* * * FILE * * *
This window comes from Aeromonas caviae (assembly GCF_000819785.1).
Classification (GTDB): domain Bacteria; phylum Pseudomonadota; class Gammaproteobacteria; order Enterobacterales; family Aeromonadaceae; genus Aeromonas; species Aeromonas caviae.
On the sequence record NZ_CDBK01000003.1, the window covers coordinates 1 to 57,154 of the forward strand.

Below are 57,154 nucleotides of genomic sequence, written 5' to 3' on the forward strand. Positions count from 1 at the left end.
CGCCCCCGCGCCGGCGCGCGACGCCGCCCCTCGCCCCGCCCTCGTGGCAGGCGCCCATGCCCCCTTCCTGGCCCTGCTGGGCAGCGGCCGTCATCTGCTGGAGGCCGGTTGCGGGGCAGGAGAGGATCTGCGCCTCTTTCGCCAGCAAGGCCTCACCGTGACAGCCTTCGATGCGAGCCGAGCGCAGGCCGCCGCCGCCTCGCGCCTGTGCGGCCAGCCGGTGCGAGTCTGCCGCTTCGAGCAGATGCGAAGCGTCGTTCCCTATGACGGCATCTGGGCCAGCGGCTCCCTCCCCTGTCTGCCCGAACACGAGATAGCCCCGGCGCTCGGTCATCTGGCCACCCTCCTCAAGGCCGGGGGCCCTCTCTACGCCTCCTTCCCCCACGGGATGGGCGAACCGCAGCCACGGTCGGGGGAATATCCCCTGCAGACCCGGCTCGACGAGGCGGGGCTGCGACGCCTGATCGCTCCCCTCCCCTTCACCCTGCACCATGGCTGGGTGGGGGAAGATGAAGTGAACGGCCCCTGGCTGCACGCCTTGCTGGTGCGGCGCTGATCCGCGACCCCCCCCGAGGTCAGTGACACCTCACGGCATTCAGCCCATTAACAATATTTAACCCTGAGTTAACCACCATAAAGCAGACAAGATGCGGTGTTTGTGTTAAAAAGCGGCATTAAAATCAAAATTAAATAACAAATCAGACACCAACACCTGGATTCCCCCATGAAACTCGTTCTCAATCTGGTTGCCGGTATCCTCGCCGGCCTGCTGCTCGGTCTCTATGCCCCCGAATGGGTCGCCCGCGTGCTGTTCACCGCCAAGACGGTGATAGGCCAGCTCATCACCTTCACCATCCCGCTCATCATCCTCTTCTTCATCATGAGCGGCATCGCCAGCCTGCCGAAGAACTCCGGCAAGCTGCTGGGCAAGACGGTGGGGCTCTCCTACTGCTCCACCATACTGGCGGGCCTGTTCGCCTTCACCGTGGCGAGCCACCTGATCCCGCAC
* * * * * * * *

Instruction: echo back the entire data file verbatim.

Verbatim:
This window comes from Aeromonas caviae (assembly GCF_000819785.1).
Classification (GTDB): domain Bacteria; phylum Pseudomonadota; class Gammaproteobacteria; order Enterobacterales; family Aeromonadaceae; genus Aeromonas; species Aeromonas caviae.
On the sequence record NZ_CDBK01000003.1, the window covers coordinates 1 to 57,154 of the forward strand.

Below are 57,154 nucleotides of genomic sequence, written 5' to 3' on the forward strand. Positions count from 1 at the left end.
CGCCCCCGCGCCGGCGCGCGACGCCGCCCCTCGCCCCGCCCTCGTGGCAGGCGCCCATGCCCCCTTCCTGGCCCTGCTGGGCAGCGGCCGTCATCTGCTGGAGGCCGGTTGCGGGGCAGGAGAGGATCTGCGCCTCTTTCGCCAGCAAGGCCTCACCGTGACAGCCTTCGATGCGAGCCGAGCGCAGGCCGCCGCCGCCTCGCGCCTGTGCGGCCAGCCGGTGCGAGTCTGCCGCTTCGAGCAGATGCGAAGCGTCGTTCCCTATGACGGCATCTGGGCCAGCGGCTCCCTCCCCTGTCTGCCCGAACACGAGATAGCCCCGGCGCTCGGTCATCTGGCCACCCTCCTCAAGGCCGGGGGCCCTCTCTACGCCTCCTTCCCCCACGGGATGGGCGAACCGCAGCCACGGTCGGGGGAATATCCCCTGCAGACCCGGCTCGACGAGGCGGGGCTGCGACGCCTGATCGCTCCCCTCCCCTTCACCCTGCACCATGGCTGGGTGGGGGAAGATGAAGTGAACGGCCCCTGGCTGCACGCCTTGCTGGTGCGGCGCTGATCCGCGACCCCCCCCGAGGTCAGTGACACCTCACGGCATTCAGCCCATTAACAATATTTAACCCTGAGTTAACCACCATAAAGCAGACAAGATGCGGTGTTTGTGTTAAAAAGCGGCATTAAAATCAAAATTAAATAACAAATCAGACACCAACACCTGGATTCCCCCATGAAACTCGTTCTCAATCTGGTTGCCGGTATCCTCGCCGGCCTGCTGCTCGGTCTCTATGCCCCCGAATGGGTCGCCCGCGTGCTGTTCACCGCCAAGACGGTGATAGGCCAGCTCATCACCTTCACCATCCCGCTCATCATCCTCTTCTTCATCATGAGCGGCATCGCCAGCCTGCCGAAGAACTCCGGCAAGCTGCTGGGCAAGACGGTGGGGCTCTCCTACTGCTCCACCATACTGGCGGGCCTGTTCGCCTTCACCGTGGCGAGCCACCTGATCCCGCAC